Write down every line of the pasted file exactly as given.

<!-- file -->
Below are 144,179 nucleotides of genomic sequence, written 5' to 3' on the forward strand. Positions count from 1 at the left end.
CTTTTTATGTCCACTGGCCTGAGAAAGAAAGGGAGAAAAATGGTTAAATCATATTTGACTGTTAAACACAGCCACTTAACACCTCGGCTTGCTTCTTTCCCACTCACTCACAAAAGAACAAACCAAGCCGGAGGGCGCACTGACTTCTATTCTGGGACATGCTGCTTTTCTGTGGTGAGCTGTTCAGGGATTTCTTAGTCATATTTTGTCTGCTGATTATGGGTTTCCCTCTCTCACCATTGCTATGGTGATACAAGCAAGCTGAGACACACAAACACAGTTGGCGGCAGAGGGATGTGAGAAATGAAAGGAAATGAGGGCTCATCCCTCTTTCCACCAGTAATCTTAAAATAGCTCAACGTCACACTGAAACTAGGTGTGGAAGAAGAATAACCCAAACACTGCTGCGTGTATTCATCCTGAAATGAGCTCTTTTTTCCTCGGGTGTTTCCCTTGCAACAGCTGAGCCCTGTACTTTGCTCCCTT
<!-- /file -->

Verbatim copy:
Below are 144,179 nucleotides of genomic sequence, written 5' to 3' on the forward strand. Positions count from 1 at the left end.
CTTTTTATGTCCACTGGCCTGAGAAAGAAAGGGAGAAAAATGGTTAAATCATATTTGACTGTTAAACACAGCCACTTAACACCTCGGCTTGCTTCTTTCCCACTCACTCACAAAAGAACAAACCAAGCCGGAGGGCGCACTGACTTCTATTCTGGGACATGCTGCTTTTCTGTGGTGAGCTGTTCAGGGATTTCTTAGTCATATTTTGTCTGCTGATTATGGGTTTCCCTCTCTCACCATTGCTATGGTGATACAAGCAAGCTGAGACACACAAACACAGTTGGCGGCAGAGGGATGTGAGAAATGAAAGGAAATGAGGGCTCATCCCTCTTTCCACCAGTAATCTTAAAATAGCTCAACGTCACACTGAAACTAGGTGTGGAAGAAGAATAACCCAAACACTGCTGCGTGTATTCATCCTGAAATGAGCTCTTTTTTCCTCGGGTGTTTCCCTTGCAACAGCTGAGCCCTGTACTTTGCTCCCTT